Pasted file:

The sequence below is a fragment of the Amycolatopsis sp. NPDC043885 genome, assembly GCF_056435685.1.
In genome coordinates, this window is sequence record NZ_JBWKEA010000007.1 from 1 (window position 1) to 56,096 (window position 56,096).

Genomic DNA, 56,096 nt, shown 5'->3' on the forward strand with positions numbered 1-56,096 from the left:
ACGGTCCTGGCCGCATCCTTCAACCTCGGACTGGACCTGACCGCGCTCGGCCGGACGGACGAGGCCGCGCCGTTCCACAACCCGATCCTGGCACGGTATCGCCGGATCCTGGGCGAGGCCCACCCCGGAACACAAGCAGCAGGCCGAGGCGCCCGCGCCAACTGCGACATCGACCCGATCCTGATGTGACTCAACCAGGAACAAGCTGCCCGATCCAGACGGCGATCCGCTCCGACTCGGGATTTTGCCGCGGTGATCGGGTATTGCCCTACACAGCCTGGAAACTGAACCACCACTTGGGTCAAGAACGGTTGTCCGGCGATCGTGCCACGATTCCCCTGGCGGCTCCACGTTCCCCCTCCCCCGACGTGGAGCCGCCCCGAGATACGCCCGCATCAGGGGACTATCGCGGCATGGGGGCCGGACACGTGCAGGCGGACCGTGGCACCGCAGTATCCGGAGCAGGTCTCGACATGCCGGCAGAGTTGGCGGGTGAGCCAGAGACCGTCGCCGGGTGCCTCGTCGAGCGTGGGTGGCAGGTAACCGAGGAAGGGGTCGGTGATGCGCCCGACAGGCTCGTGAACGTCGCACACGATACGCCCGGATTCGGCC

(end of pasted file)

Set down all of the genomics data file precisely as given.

The sequence below is a fragment of the Amycolatopsis sp. NPDC043885 genome, assembly GCF_056435685.1.
In genome coordinates, this window is sequence record NZ_JBWKEA010000007.1 from 1 (window position 1) to 56,096 (window position 56,096).

Genomic DNA, 56,096 nt, shown 5'->3' on the forward strand with positions numbered 1-56,096 from the left:
ACGGTCCTGGCCGCATCCTTCAACCTCGGACTGGACCTGACCGCGCTCGGCCGGACGGACGAGGCCGCGCCGTTCCACAACCCGATCCTGGCACGGTATCGCCGGATCCTGGGCGAGGCCCACCCCGGAACACAAGCAGCAGGCCGAGGCGCCCGCGCCAACTGCGACATCGACCCGATCCTGATGTGACTCAACCAGGAACAAGCTGCCCGATCCAGACGGCGATCCGCTCCGACTCGGGATTTTGCCGCGGTGATCGGGTATTGCCCTACACAGCCTGGAAACTGAACCACCACTTGGGTCAAGAACGGTTGTCCGGCGATCGTGCCACGATTCCCCTGGCGGCTCCACGTTCCCCCTCCCCCGACGTGGAGCCGCCCCGAGATACGCCCGCATCAGGGGACTATCGCGGCATGGGGGCCGGACACGTGCAGGCGGACCGTGGCACCGCAGTATCCGGAGCAGGTCTCGACATGCCGGCAGAGTTGGCGGGTGAGCCAGAGACCGTCGCCGGGTGCCTCGTCGAGCGTGGGTGGCAGGTAACCGAGGAAGGGGTCGGTGATGCGCCCGACAGGCTCGTGAACGTCGCACACGATACGCCCGGATTCGGCC